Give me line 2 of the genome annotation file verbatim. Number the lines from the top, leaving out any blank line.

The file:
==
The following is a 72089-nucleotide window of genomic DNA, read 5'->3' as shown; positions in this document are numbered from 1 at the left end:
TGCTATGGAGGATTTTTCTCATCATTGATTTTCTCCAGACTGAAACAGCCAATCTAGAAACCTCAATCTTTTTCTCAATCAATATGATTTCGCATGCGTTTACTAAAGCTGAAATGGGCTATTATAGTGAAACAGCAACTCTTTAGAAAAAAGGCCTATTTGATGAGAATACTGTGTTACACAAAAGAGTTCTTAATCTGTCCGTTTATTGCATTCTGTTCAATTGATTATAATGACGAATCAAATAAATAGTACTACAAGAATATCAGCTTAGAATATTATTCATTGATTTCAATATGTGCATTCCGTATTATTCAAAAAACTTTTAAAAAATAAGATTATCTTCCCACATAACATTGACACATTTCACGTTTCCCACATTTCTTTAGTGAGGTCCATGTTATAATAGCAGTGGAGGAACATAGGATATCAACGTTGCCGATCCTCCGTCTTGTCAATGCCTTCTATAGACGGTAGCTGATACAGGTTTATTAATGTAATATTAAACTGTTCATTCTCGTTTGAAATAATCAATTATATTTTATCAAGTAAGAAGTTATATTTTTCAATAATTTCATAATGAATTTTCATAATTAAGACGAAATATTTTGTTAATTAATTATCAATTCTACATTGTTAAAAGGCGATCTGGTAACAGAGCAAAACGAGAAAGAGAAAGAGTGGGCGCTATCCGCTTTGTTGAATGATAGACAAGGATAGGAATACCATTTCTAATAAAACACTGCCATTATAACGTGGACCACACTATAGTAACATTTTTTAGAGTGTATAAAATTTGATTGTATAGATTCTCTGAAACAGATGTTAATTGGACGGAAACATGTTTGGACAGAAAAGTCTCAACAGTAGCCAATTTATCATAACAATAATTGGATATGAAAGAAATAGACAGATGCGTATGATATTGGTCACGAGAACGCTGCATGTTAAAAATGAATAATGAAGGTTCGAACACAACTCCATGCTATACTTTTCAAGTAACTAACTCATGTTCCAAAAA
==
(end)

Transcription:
TGCTATGGAGGATTTTTCTCATCATTGATTTTCTCCAGACTGAAACAGCCAATCTAGAAACCTCAATCTTTTTCTCAATCAATATGATTTCGCATGCGTTTACTAAAGCTGAAATGGGCTATTATAGTGAAACAGCAACTCTTTAGAAAAAAGGCCTATTTGATGAGAATACTGTGTTACACAAAAGAGTTCTTAATCTGTCCGTTTATTGCATTCTGTTCAATTGATTATAATGACGAATCAAATAAATAGTACTACAAGAATATCAGCTTAGAATATTATTCATTGATTTCAATATGTGCATTCCGTATTATTCAAAAAACTTTTAAAAAATAAGATTATCTTCCCACATAACATTGACACATTTCACGTTTCCCACATTTCTTTAGTGAGGTCCATGTTATAATAGCAGTGGAGGAACATAGGATATCAACGTTGCCGATCCTCCGTCTTGTCAATGCCTTCTATAGACGGTAGCTGATACAGGTTTATTAATGTAATATTAAACTGTTCATTCTCGTTTGAAATAATCAATTATATTTTATCAAGTAAGAAGTTATATTTTTCAATAATTTCATAATGAATTTTCATAATTAAGACGAAATATTTTGTTAATTAATTATCAATTCTACATTGTTAAAAGGCGATCTGGTAACAGAGCAAAACGAGAAAGAGAAAGAGTGGGCGCTATCCGCTTTGTTGAATGATAGACAAGGATAGGAATACCATTTCTAATAAAACACTGCCATTATAACGTGGACCACACTATAGTAACATTTTTTAGAGTGTATAAAATTTGATTGTATAGATTCTCTGAAACAGATGTTAATTGGACGGAAACATGTTTGGACAGAAAAGTCTCAACAGTAGCCAATTTATCATAACAATAATTGGATATGAAAGAAATAGACAGATGCGTATGATATTGGTCACGAGAACGCTGCATGTTAAAAATGAATAATGAAGGTTCGAACACAACTCCATGCTATACTTTTCAAGTAACTAACTCATGTTCCAAAAA